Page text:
Mana whenua representatives in Wellington will be paid $111,225 a year and will have full voting rights on nearly all council committees and subcommittees under a proposed arrangement.
This comes after a council meeting this morning saw eight councillors out of 14 vote in support of the new proposal.
Currently, representatives from Taranaki Whānui ki Te Upoko o Te Ika and Ngāti Toa Rangatira are members of the strategy and policy committee, and the annual/long term plan committee but receive no remuneration and have no voting rights.
The proposed change will come into effect from July 1, 2021, and mana whenua representatives will sit on all council committees and subcommittees, except for the CEO performance review committee.
Recommendations for the proposal were successfully introduced last year by Councillor Jill Day of Ngāti Tuwharetoa.
Councillor Day says she and Councillor Tamatha Paul are the only two Māori on the council and are often looked to for a Māori perspective.
“I want to strengthen relationships between Māori and the council, so together we can improve community wellbeing," she says.
“Wellingtonians have embraced Te Reo Māori in record numbers and I anticipate they will be proud their council is taking our responsibilities under Te Tiriti o Waitangi seriously.”
Under the proposed change, each mana whenua representative will be paid the equivalent to the salary paid to city councillors.
Mana whenua will also decide which representatives will attend committee meetings.
Ngāti Toa Rangatira representative Naomi Solomon says this will establish an opportunity for iwi to work in partnership with Wellington City Council in a more meaningful way.
"Te Tiriti recognises the right of iwi participation and this is supported at an international level by the UN Declaration on the Rights of Indigenous Peoples," she says.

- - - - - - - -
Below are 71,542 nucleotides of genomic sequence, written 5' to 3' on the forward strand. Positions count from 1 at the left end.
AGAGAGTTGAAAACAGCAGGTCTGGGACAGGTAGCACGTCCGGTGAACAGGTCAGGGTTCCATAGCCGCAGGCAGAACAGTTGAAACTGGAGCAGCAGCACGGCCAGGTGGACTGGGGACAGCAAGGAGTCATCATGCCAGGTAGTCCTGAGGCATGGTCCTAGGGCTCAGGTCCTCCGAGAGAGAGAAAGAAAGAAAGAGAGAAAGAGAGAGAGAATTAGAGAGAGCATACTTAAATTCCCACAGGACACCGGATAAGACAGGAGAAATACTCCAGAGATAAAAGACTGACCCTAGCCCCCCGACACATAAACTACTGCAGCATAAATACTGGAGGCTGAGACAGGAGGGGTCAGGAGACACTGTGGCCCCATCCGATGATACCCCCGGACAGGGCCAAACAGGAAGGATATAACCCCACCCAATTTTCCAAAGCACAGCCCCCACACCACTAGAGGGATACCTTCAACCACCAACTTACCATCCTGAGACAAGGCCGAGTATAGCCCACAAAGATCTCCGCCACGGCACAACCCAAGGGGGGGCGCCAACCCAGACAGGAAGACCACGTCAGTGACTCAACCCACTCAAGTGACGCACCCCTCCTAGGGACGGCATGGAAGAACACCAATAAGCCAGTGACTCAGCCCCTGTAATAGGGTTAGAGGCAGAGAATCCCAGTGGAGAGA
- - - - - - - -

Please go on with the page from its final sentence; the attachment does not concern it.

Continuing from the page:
Solomon says mana whenua perspectives are required to give a balanced and effective impact on the laws of Aotearoa, such as the Resource Management Act and Local Government Act.
"Having representation that includes voting rights and remuneration actually aids in our ability to discharge our obligations as mana whenua.
"We are at a place in our journey as a nation where it's time for this to happen."
Wellington City Council is not the first council to have made such moves. Rotorua Lakes Council already has iwi representatives on a few committees, with full voting rights, and the equivalent remuneration as for an elected member.
Hamilton City Council has an agreement with Waikato-Tainui and Te Rūnanga o Kirikiriroa, with representatives sitting on all committees, and receiving an annual fee of $110,000 per appointee per committee.
Wellington Māori wards
The council has also taken a first step toward establishing a Māori ward, in time for the next election.
"A Māori ward in itself is not the only tool we should be using to engage with Māori," councillor Jill Day said. "We need to be using multiple tools.
"We need to be creative, and we also need to not accept the status quo, so we do need to challenge and we do need to change and [to] be expecting our systems to become more inclusive.
"Our past has been that Māori have been legislatively excluded from decision-making, which they were actually promised the right to be a part of."